Posted on February 1, 2010 · Posted in Brain Injury

CTE Autopsy Studies May be Key to Long Term Understanding of Brain Injury

More than a dozen present and former NFL players have pledged to donate their brains for research on concussion, the Associated Press reported Monday.,0,1348935.story

The players, who include Hall of Fame member Mike Haynes and Chicago linebacker Hunter Hillenmeyer, will donate their brains and spinal cord tissue after their deaths to the Center for the Study of Traumatic Encephalopathy at the Boston University School of Medicine.

Boston University researchers claim they have found ties between repeated head trauma and brain damage among football players, a former NHL player and boxers, according to AP. The researchers have criticized the NFL about its allegedly lenient approach to concussions.

Among those who have committed to donate their brains to the research project are: Sean Morey of the Arizona Cardinals; Matt Birk of the Baltimore Ravens; and Lofa Tatupa of the Seattle Seahawks. In addition, the wife of Hall of Fame member John Mackey, who has dementia, has agreed to donate his brain to the research project, AP reported.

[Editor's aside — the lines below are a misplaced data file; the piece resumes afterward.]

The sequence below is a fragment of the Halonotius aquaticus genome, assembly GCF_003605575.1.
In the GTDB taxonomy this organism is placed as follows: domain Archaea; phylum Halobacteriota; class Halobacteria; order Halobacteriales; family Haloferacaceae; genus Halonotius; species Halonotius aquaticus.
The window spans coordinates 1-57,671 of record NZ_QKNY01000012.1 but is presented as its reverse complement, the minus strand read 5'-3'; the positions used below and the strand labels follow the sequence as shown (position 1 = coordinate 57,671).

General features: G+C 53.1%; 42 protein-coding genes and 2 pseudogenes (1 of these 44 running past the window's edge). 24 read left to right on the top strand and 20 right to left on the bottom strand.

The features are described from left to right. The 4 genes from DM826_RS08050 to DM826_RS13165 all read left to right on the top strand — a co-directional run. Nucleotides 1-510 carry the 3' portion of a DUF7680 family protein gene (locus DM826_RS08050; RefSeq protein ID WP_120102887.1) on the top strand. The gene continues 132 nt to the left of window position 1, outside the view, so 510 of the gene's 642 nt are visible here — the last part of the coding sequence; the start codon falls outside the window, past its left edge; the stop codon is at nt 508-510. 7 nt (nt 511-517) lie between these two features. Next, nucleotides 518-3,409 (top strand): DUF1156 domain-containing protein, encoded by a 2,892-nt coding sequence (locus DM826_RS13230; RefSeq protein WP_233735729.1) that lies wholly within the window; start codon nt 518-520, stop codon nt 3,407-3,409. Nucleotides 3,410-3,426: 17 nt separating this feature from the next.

In response to the issues raised by the Boston University researchers, and following a congressional hearing on pro football and concussions, the NFL has instituted tougher rules in terms of letting players take the field after getting hit in the head.

This is such an important thing, even though it will take generations to make an impact. The only real way to determine the full extent of brain damage is through autopsy, because the neurons and other brain cells which get damaged, are too small to see except under a microscope.

About the Author

Attorney Gordon S. Johnson, Jr.
Past Chair Traumatic Brain Injury Litigation Group, American Association of Justice :: 800-992-9447